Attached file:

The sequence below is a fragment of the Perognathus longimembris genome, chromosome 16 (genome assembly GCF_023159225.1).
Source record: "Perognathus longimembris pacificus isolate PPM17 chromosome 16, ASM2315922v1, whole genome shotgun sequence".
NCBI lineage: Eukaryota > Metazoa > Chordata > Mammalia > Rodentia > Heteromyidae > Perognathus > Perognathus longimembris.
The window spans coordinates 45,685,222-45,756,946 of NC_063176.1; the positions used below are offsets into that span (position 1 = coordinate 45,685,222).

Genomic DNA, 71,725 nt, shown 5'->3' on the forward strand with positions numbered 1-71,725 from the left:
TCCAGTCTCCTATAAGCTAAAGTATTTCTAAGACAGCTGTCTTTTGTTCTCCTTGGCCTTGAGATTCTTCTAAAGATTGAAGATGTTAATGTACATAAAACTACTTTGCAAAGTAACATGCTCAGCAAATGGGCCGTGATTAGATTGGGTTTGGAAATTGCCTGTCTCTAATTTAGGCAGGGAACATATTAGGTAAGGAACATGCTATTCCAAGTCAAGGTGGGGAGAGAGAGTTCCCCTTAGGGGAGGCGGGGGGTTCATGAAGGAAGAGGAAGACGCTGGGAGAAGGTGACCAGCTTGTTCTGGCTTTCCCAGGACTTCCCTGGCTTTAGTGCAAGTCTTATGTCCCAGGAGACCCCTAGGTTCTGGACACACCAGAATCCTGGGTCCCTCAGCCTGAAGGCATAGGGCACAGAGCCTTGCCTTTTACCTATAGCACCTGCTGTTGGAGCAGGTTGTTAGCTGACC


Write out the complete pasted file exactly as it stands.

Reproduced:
The sequence below is a fragment of the Perognathus longimembris genome, chromosome 16 (genome assembly GCF_023159225.1).
Source record: "Perognathus longimembris pacificus isolate PPM17 chromosome 16, ASM2315922v1, whole genome shotgun sequence".
NCBI lineage: Eukaryota > Metazoa > Chordata > Mammalia > Rodentia > Heteromyidae > Perognathus > Perognathus longimembris.
The window spans coordinates 45,685,222-45,756,946 of NC_063176.1; the positions used below are offsets into that span (position 1 = coordinate 45,685,222).

Genomic DNA, 71,725 nt, shown 5'->3' on the forward strand with positions numbered 1-71,725 from the left:
TCCAGTCTCCTATAAGCTAAAGTATTTCTAAGACAGCTGTCTTTTGTTCTCCTTGGCCTTGAGATTCTTCTAAAGATTGAAGATGTTAATGTACATAAAACTACTTTGCAAAGTAACATGCTCAGCAAATGGGCCGTGATTAGATTGGGTTTGGAAATTGCCTGTCTCTAATTTAGGCAGGGAACATATTAGGTAAGGAACATGCTATTCCAAGTCAAGGTGGGGAGAGAGAGTTCCCCTTAGGGGAGGCGGGGGGTTCATGAAGGAAGAGGAAGACGCTGGGAGAAGGTGACCAGCTTGTTCTGGCTTTCCCAGGACTTCCCTGGCTTTAGTGCAAGTCTTATGTCCCAGGAGACCCCTAGGTTCTGGACACACCAGAATCCTGGGTCCCTCAGCCTGAAGGCATAGGGCACAGAGCCTTGCCTTTTACCTATAGCACCTGCTGTTGGAGCAGGTTGTTAGCTGACC